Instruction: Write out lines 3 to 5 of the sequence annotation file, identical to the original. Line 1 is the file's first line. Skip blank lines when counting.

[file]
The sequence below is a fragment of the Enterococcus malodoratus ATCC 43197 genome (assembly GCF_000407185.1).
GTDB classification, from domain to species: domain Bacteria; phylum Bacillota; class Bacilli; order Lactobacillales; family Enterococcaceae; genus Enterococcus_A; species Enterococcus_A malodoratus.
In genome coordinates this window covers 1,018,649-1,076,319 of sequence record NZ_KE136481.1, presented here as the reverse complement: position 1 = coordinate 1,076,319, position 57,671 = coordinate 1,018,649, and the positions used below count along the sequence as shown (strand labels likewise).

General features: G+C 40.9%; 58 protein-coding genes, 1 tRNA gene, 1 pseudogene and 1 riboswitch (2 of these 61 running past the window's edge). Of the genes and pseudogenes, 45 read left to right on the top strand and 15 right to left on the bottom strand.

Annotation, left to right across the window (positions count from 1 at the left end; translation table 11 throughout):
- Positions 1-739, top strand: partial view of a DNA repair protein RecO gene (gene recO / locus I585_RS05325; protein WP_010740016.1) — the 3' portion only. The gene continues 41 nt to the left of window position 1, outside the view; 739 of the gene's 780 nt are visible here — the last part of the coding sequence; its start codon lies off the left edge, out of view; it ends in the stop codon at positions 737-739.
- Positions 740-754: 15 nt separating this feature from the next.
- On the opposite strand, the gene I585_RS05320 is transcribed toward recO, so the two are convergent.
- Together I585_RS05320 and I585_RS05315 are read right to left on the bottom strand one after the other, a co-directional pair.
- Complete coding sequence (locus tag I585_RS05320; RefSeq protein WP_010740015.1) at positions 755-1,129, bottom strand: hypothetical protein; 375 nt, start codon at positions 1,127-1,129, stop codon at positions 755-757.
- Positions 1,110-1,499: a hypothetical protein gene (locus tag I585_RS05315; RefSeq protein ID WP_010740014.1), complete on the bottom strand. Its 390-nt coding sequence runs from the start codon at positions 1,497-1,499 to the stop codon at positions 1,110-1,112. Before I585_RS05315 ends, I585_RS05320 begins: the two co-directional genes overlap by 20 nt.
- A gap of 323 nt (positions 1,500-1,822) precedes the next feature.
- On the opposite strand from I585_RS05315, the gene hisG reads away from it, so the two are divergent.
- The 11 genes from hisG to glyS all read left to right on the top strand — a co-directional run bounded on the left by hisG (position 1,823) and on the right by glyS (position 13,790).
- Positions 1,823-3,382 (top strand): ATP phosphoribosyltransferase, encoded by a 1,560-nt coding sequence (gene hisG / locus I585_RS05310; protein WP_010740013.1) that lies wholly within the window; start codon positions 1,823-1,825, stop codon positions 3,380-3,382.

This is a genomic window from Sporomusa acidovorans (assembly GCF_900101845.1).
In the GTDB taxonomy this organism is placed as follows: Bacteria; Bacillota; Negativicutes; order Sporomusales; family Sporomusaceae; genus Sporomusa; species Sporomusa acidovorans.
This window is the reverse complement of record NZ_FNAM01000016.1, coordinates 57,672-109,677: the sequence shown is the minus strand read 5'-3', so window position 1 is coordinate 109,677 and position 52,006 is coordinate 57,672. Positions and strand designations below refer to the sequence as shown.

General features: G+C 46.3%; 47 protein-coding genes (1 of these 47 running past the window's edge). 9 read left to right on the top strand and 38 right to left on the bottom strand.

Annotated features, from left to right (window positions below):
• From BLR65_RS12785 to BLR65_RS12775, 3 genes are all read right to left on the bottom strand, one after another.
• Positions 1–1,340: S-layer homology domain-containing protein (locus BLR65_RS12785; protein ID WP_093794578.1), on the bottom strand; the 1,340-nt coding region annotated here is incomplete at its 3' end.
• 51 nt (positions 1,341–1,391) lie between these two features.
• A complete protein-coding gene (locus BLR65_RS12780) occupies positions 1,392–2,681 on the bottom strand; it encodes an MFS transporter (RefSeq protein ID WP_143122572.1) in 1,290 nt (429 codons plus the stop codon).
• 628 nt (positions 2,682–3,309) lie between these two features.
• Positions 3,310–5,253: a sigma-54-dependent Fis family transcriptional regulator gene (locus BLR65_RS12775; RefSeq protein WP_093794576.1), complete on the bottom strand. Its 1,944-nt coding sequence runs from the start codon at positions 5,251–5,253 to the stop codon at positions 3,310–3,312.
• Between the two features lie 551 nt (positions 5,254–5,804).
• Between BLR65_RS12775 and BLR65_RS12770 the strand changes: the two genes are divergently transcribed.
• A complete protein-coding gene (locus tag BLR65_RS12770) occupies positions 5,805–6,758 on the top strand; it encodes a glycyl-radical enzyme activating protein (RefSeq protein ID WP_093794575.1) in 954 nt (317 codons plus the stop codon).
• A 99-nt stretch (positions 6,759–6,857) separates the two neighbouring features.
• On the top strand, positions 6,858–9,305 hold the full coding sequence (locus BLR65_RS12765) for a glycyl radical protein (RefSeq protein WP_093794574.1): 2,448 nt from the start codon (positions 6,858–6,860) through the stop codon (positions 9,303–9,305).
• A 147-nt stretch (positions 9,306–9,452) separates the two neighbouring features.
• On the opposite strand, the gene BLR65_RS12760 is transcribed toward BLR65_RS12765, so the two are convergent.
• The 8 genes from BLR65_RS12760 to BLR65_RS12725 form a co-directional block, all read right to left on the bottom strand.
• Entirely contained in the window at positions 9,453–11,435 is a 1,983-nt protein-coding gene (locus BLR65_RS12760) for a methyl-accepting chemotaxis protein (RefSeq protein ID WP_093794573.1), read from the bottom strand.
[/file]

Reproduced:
In genome coordinates this window covers 1,018,649-1,076,319 of sequence record NZ_KE136481.1, presented here as the reverse complement: position 1 = coordinate 1,076,319, position 57,671 = coordinate 1,018,649, and the positions used below count along the sequence as shown (strand labels likewise).

General features: G+C 40.9%; 58 protein-coding genes, 1 tRNA gene, 1 pseudogene and 1 riboswitch (2 of these 61 running past the window's edge). Of the genes and pseudogenes, 45 read left to right on the top strand and 15 right to left on the bottom strand.

Annotation, left to right across the window (positions count from 1 at the left end; translation table 11 throughout):